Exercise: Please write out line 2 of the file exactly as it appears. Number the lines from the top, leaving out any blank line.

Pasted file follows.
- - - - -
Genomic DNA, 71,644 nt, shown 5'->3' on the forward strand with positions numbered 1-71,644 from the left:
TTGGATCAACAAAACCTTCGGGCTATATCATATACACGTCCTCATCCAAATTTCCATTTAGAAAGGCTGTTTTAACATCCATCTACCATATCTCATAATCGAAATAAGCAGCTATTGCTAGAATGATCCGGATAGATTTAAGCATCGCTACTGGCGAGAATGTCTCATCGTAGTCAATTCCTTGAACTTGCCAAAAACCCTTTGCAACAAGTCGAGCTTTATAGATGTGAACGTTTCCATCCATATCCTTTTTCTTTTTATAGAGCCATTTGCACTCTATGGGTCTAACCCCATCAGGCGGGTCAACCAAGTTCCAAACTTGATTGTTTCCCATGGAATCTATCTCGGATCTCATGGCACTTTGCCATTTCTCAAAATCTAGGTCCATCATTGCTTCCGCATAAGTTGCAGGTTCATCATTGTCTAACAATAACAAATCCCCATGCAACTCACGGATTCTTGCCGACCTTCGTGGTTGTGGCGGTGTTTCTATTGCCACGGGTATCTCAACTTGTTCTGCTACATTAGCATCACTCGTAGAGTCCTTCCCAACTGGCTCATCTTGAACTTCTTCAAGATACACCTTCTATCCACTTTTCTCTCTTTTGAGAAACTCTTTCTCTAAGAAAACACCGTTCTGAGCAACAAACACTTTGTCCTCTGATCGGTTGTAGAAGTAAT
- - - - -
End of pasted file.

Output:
TTGGATCAACAAAACCTTCGGGCTATATCATATACACGTCCTCATCCAAATTTCCATTTAGAAAGGCTGTTTTAACATCCATCTACCATATCTCATAATCGAAATAAGCAGCTATTGCTAGAATGATCCGGATAGATTTAAGCATCGCTACTGGCGAGAATGTCTCATCGTAGTCAATTCCTTGAACTTGCCAAAAACCCTTTGCAACAAGTCGAGCTTTATAGATGTGAACGTTTCCATCCATATCCTTTTTCTTTTTATAGAGCCATTTGCACTCTATGGGTCTAACCCCATCAGGCGGGTCAACCAAGTTCCAAACTTGATTGTTTCCCATGGAATCTATCTCGGATCTCATGGCACTTTGCCATTTCTCAAAATCTAGGTCCATCATTGCTTCCGCATAAGTTGCAGGTTCATCATTGTCTAACAATAACAAATCCCCATGCAACTCACGGATTCTTGCCGACCTTCGTGGTTGTGGCGGTGTTTCTATTGCCACGGGTATCTCAACTTGTTCTGCTACATTAGCATCACTCGTAGAGTCCTTCCCAACTGGCTCATCTTGAACTTCTTCAAGATACACCTTCTATCCACTTTTCTCTCTTTTGAGAAACTCTTTCTCTAAGAAAACACCGTTCTGAGCAACAAACACTTTGTCCTCTGATCGGTTGTAGAAGTAAT